The Amazing Spider-Man
Perfectly pleasant, absolutely unnecessary.
You know what Spider-Man movie I’d like to see? (Given that there has to be one every five years, which I guess, constitutionally, there now does.) I’d like to see Tobey Maguire as the puny-youth-turned-masked-vigilante Peter Parker, and Kirsten Dunst as his true love Mary Jane Watson, show us the Spidermans as a thirtysomething couple. Would they have Spider-kids? How would a decade of adulthood have changed them? Would they still kiss upside down?
There are situations, I guess, where a “franchise reboot” could feel like something other than a naked grab for dollars: For example, if a recent attempt at adapting the property has conspicuously flopped (as Ang Lee’s Hulk did in 2003, making the 2008 remake with Ed Norton seem somehow less egregious), or if a director has a distinctive vision to bring to the story (as has been the case with Christopher Nolan’s moody Batman films, which love them or hate them, are their own thing). But to try to sell us another matched set of Spider-Man films only a decade after Sam Raimi’s well-regarded and commercially successful Spider-Man, and only five years since that series ended with the disappointing Spider-Man 3? It’s hard not to smell planned obsolescence, even before you’ve read the depressing business backstory about how Sony needed to make a Spider-Man movie, any Spider-Man movie, to keep the rights to the character from reverting to Disney/Marvel. With a burning lack of vision, Sony has chosen to re-cast and re-tell, essentially, the same story we all just heard in 2002: How the young, unprepossessing Peter Parker went from Queens-dwelling schmo to skyscraper-scaling wonder arachnid, and got the girl to boot.
In The Amazing Spider-Man, directed by (500) Days of Summer’s Marc Webb, the young Peter Parker is played by the 28-year-old (but much younger-looking) American-English actor Andrew Garfield, best known to American audiences as Eduardo Saverin, the duped business partner of Mark Zuckerberg in The Social Network (2010.) Though Garfield’s presence isn’t enough to justify the existence of this pleasant but uninspired retread, he’s an exciting actor to watch: slenderer and more graceful than your usual action hero, with deep-set brown eyes, matinee-idol eyebrows and a dryly self-effacing (but not at all emasculated) charm. Garfield’s high-school-aged Peter Parker isn’t that different in conception from Tobey Maguire’s pizza-delivering college student, but he gives the character a slightly sexier, darker edge. The central (not that funny) joke of Spider-Man 3 revolved around how out of character it would be for Maguire’s super-persona to do anything even remotely bad. In this version, the hero-to-be is actually something of a screw-up from the start, petulantly rejecting the loving guidance of his adoptive parents Uncle Ben (Martin Sheen) and Aunt May (Sally Field), and naively helping an unscrupulous scientist, Dr. Curt Connors (Rhys Ifans) to develop a genetic therapy that combines human and animal DNA in a single organism.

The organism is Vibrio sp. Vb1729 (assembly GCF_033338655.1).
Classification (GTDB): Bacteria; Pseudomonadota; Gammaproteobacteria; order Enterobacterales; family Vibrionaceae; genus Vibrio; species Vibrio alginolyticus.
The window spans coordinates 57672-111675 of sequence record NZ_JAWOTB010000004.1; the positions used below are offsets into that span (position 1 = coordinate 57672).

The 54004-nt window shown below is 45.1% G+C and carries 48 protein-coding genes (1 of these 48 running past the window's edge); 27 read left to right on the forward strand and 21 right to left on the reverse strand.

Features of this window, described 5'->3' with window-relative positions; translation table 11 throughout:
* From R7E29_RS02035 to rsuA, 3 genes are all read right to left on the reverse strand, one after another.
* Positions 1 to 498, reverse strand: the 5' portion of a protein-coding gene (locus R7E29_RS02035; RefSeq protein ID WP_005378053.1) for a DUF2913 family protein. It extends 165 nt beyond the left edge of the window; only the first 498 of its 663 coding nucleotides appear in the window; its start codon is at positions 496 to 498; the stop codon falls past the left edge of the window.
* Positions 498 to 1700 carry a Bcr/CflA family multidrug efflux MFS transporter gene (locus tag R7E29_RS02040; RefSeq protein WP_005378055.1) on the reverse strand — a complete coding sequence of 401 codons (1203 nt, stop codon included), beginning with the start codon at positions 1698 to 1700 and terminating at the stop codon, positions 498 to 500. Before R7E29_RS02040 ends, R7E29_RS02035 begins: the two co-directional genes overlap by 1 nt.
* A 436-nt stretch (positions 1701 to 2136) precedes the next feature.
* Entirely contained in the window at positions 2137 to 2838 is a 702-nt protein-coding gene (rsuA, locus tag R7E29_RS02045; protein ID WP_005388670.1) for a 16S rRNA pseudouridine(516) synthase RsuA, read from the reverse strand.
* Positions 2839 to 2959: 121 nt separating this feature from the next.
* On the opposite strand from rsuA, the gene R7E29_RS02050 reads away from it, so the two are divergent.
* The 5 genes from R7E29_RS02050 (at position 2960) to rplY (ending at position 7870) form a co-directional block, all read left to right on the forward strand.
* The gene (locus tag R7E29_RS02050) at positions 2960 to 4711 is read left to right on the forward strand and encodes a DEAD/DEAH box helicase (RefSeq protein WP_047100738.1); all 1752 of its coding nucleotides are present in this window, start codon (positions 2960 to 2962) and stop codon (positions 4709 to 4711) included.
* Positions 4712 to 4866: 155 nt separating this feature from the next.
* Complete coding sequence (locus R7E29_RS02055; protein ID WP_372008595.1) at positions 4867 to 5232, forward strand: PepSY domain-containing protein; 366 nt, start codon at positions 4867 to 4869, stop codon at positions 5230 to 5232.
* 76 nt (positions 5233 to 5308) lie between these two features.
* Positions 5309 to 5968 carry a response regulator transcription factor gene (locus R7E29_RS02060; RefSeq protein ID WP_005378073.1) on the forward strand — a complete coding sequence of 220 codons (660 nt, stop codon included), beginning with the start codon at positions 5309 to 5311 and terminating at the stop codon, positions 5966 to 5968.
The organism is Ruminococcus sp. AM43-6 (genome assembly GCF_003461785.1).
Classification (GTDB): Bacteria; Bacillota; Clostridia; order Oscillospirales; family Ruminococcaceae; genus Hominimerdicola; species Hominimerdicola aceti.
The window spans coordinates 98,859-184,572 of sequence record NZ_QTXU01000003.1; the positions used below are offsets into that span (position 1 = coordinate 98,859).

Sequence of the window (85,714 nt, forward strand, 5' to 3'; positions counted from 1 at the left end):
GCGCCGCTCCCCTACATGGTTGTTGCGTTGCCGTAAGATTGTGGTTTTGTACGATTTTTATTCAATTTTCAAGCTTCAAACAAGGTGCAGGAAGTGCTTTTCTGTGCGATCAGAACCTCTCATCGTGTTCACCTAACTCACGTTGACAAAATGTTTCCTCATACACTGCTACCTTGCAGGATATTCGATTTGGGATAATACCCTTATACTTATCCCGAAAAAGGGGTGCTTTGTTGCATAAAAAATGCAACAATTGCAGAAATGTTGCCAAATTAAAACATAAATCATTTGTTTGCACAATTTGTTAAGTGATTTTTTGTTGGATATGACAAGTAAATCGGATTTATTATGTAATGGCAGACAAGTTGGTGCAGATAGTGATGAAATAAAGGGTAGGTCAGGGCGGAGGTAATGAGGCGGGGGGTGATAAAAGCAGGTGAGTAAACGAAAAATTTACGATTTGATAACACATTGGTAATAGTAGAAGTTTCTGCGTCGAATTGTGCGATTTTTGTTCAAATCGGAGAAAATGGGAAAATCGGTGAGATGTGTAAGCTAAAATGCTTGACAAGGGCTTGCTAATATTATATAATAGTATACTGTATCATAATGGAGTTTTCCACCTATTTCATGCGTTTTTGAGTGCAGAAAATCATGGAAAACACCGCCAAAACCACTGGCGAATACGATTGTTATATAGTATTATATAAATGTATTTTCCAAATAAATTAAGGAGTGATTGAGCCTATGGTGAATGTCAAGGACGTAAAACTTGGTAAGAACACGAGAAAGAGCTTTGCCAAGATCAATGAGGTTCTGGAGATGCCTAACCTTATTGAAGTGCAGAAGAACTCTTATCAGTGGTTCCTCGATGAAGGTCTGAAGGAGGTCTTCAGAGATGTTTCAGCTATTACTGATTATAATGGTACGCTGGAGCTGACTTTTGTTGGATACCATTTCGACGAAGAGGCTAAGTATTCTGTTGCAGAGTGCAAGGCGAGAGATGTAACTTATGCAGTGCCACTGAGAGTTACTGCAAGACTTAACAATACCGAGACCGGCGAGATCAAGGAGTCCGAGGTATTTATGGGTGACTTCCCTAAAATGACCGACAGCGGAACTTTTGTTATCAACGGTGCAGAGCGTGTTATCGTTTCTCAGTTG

During a tour of the ultra-high-tech headquarters where Connors works, Peter makes a forbidden detour into a room that houses a “bio-reactor” (rendered, in a fanciful bit of production design, as a huge semi-transparent tube lined with innumerable spiderwebs, each with its own resident). Later that same day, Peter wakes from a deep sleep on the subway with inexplicable new powers. There follows a cleverly choreographed action scene on the subway car, in which a suddenly mighty Peter accidentally creates havoc among his fellow riders. But most of the action that follows feels like something we’ve seen before, all too recently. Those moments when Spider-Man first swings from building to building, exploring the rush that accompanies his newfound physical prowess, are effective in their way—especially in 3D, where Spidey’s web swoops imitate the stomach-dropping sensation of a carnival ride. But having just accompanied Peter through the whole acquisition-of-superpowers-as-a-metaphor-for-adolescence thing, it’s hard to muster the energy to rehearse it again. He’s exhilarated by his changing body. The web-shooting hands are a masturbation metaphor. We get it.
Perfunctory as this film’s gestures toward originality may be, The Amazing Spider-Man does what it does pretty well. Ifans, the gaunt, sad-eyed Welsh actor, is well cast as the Faustian Dr. Connors, who late in the film undergoes a Cronenberg-tinged multi-stage transformation into a reptilian villain called The Lizard. (The Lizard’s ultimate goal: to create more of his own kind by releasing a gene-mutating gas into the atmosphere, resulting in mass lizardification of the populace.) And Peter’s love interest, Gwen Stacy, as played by the husky-voiced Emma Stone, is the stuff of a comic nerd’s dreams: a sweet, smart, wisecracking dame in demure sweaters, miniskirts, thigh-high stockings and boots. (She’s only modest about her upper body, I guess.) The scenes in which Peter sneaks up the fire escape to Gwen’s bedroom behind the back of her strict police-captain dad (Denis Leary) convincingly evoke the thrill of teenage lust (apparently Garfield and Stone are now an item in real life, which could account for the crackle we feel between them onscreen). The Amazing Spider-Man also avoids the common comic-book adaptation trap of gloomy self-seriousness, and until the inevitable action-crammed last act, it moves along at a reasonable clip. This might be a fun summer blockbuster if only it even remotely needed to exist.